Those patients, who complained were targets of humiliation.

They were either given little food or blood-stained and torn hospital garb — those that exposed the essentials, stripping the patient of privacy and dignity.

One patient refused to wear the hospital clothes labelling them marabu (rags).

One doctor advised me to keep it low and concentrate on getting my health restored.

I did, and I should hasten to say not all health workers are bad apples.

Many doctors are very nice and professional.

There were, however, very few qualified doctors and most of the diagnosis and treatment was done by student doctors without close supervision.

As a result, I had over 25 needle holes poked into my weak body as the inexperienced trainee doctors vainly searched for veins in my emaciated arms.

I also discovered that the nurses were using the cleaners to approach patients about to be discharged saying they would reduce their bills for a fee.

A bill of US$400 would be cut to about US$250 and a “token of appreciation” averaging US$40 would be paid to the cleaner, who would then share with nurses on duty that day.

If a patient rejected the deal, they would be presented with a huge bill, which could have been fictitiously generated to coerce the patient to agree to a cheaper alternative.

I could not establish if the huge bills were real or fake.

The hospital could be losing thousands of dollars through this chicanery.

I was also approached and offered this deal, but I declined.

Bills are generated in the ward from the services and drugs that a patient would have received and then taken to the accounts/finance department for verification and processing.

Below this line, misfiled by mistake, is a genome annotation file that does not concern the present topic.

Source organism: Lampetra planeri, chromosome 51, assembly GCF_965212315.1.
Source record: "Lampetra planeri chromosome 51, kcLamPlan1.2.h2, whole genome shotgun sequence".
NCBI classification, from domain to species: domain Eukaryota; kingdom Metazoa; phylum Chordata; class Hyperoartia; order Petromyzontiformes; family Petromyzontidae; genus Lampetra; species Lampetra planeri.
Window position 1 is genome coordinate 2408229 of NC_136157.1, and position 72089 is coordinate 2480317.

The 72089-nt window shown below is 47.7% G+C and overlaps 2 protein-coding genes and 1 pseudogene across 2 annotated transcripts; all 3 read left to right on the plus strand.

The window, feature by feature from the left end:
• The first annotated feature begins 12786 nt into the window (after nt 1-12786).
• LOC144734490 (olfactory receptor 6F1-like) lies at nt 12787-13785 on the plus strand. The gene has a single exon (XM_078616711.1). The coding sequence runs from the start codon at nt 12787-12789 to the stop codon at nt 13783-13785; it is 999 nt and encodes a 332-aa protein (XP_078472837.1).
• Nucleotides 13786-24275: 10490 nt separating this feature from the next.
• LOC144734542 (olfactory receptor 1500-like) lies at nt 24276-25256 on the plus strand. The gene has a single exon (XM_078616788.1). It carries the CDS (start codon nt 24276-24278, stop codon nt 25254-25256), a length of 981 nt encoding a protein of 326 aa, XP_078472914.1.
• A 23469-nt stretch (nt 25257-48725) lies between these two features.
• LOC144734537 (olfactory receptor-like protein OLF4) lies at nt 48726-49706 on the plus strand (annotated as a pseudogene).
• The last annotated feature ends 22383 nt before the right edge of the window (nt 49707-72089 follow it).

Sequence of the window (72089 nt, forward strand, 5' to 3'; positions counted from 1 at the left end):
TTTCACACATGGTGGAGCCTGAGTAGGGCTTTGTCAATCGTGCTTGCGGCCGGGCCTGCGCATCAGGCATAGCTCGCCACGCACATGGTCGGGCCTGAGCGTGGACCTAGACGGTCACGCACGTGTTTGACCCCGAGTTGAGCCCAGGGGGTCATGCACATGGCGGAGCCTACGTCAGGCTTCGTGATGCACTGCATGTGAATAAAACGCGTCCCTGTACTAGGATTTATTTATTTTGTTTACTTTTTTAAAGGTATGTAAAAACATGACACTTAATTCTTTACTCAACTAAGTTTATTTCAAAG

I was told that the thieving nurses worked closely with some unscrupulous officers in the accounts department.

For the over two weeks that I was hospitalised, I did not take a proper bath.

There was no running water at the hospital. Like other patients, I would wipe my body with a wet towel.

The cleaners would fill a drum-like plastic container with water from other wards from which patients would draw about a quarter of a bucket for bathing purposes.

As it was in June, the water was very cold.

Relatives and friends struggled to deliver water for drinking to their loved ones as entrance into the wards was restricted because of the upsurge in Covid-19 cases.

Some had to bribe their way in while others were turned away.

At one time, the single toilet was being used by at least 15 people exposing patients to contagious diseases.

The other ablutions compartment was closed as it was not working.

I was shocked that a health institution like Sally Mugabe Central Hospital had no reliable source of water and could go for weeks without the precious liquid in its wards.

The most affected wards are ones on the top floors.

The goings-on in Ward B7 could be a mirror of what goes on in other wards as disgruntled and underpaid nurses vent their anger and frustrations on patients.

They pilfer drugs to supplement their earnings.

The crumbling state of the hospital infrastructure, the shortage of medicines and lack of professionalism by the health workers at the hospital mirrors the state of the health situation in Zimbabwe.

Medicines are in short supply, the few health workers available are overworked and poorly remunerated leading to lack of motivation while the machines are antiquated.

Most hospitals and clinics in the country are now manned by student nurses and junior doctors as more experienced workers leave for better wages in the diaspora.

This has seriously compromised the quality of health care.

The government needs to urgently address the grievances of health workers — pay them well to ensure they are motivated.

More money should be allocated to the health sector from the national budget to enable the purchase of adequate medicines and the repair of essential equipment.

As I lay on what could have been my death-bed, I thought of what people often say: The worst place to be in Zimbabwe is in a hospital or the dingy prisons.

For me, the stay at Sally Mugabe Hospital was an unforgettable nightmare.

  • Caiphas Chimhete is a Zimbabwean journalist based in Harare. He works for an NGO that takes up health issues of common concern and giving visibility to community processes on health in Zimbabwe.
  • He writes in his personal capacity.